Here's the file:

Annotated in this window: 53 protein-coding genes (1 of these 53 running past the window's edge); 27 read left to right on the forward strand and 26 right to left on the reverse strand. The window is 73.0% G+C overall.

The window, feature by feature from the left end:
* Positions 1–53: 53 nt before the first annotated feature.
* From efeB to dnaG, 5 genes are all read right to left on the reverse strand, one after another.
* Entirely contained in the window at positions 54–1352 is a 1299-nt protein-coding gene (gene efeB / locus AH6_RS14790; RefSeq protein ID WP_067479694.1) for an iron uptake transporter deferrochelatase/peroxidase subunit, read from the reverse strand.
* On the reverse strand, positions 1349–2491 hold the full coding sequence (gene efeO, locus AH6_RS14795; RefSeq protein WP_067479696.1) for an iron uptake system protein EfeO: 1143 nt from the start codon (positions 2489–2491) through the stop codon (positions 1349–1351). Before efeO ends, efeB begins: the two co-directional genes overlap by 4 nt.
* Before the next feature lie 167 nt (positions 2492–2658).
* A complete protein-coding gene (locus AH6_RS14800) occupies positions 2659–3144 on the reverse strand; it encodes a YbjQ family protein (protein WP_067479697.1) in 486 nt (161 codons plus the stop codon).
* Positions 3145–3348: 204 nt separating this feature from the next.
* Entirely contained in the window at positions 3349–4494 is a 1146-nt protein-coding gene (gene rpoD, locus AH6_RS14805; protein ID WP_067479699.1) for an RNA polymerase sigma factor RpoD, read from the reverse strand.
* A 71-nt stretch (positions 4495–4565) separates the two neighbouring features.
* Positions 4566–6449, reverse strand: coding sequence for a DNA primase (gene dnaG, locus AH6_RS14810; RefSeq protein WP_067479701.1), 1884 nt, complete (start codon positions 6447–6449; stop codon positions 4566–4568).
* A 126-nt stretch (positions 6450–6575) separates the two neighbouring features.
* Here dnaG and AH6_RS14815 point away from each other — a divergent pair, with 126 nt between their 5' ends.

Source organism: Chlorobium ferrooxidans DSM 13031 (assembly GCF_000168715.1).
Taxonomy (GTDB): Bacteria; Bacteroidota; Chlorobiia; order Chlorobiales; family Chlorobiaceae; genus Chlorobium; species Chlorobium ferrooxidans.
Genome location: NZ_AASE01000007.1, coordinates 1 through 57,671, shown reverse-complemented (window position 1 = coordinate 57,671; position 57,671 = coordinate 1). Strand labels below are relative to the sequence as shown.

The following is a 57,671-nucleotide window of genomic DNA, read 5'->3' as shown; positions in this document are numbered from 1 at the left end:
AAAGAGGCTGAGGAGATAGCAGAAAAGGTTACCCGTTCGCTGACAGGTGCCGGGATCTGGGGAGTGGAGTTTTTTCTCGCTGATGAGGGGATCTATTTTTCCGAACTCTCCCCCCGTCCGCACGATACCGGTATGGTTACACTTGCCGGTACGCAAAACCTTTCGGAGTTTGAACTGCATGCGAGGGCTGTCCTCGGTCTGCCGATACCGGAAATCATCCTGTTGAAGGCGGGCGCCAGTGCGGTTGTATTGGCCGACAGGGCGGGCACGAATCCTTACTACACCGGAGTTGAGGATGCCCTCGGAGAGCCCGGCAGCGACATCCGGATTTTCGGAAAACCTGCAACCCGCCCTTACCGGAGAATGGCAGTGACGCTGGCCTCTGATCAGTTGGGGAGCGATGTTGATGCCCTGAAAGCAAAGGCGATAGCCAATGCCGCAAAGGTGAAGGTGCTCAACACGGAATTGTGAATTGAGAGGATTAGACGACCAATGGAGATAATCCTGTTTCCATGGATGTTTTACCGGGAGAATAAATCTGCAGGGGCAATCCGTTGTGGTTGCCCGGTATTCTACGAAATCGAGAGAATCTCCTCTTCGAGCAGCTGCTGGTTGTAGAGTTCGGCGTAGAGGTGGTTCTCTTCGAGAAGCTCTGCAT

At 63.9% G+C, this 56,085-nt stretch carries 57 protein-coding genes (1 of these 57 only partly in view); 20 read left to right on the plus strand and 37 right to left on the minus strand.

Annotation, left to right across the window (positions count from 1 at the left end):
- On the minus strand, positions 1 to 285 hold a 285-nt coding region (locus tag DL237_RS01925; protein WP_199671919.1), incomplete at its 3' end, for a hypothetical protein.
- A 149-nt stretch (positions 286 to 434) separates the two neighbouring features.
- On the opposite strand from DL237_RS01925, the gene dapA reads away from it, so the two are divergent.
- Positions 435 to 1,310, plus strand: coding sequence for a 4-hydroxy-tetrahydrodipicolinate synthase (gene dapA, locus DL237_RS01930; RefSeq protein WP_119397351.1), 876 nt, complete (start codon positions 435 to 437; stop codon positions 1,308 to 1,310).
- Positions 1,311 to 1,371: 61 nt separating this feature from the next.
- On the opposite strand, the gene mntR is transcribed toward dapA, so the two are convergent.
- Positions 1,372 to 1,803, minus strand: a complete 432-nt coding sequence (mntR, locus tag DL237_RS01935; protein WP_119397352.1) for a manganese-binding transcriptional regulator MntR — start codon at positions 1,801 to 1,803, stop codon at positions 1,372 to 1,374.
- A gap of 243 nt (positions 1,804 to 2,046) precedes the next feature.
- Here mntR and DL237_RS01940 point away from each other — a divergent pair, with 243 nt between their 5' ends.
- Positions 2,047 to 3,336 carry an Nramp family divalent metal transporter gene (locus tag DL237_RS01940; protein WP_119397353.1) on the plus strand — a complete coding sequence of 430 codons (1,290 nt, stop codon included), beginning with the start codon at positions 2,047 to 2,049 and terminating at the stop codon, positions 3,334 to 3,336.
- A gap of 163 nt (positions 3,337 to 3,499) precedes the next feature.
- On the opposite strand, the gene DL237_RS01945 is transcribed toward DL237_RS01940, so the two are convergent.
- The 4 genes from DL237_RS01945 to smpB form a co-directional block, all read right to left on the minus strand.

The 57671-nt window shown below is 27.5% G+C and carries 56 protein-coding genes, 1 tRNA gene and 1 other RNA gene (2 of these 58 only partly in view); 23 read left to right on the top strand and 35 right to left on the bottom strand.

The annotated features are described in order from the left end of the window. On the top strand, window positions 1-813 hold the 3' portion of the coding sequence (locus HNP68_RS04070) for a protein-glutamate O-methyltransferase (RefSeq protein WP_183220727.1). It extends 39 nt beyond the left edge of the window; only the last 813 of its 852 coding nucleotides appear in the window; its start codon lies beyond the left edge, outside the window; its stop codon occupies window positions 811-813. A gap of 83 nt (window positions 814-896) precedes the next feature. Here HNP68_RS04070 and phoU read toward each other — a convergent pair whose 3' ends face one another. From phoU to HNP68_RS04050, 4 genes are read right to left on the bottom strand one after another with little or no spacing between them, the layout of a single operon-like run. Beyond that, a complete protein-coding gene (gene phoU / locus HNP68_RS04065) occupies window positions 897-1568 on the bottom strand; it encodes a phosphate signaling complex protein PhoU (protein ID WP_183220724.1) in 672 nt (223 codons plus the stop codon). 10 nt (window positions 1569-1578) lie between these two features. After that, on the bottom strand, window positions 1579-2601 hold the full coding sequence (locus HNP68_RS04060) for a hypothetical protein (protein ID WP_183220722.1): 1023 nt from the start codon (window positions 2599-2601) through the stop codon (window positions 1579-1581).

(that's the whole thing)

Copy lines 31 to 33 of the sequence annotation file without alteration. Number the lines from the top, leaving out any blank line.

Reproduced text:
- Positions 2,047 to 3,336 carry an Nramp family divalent metal transporter gene (locus tag DL237_RS01940; protein WP_119397353.1) on the plus strand — a complete coding sequence of 430 codons (1,290 nt, stop codon included), beginning with the start codon at positions 2,047 to 2,049 and terminating at the stop codon, positions 3,334 to 3,336.
- A gap of 163 nt (positions 3,337 to 3,499) precedes the next feature.
- On the opposite strand, the gene DL237_RS01945 is transcribed toward DL237_RS01940, so the two are convergent.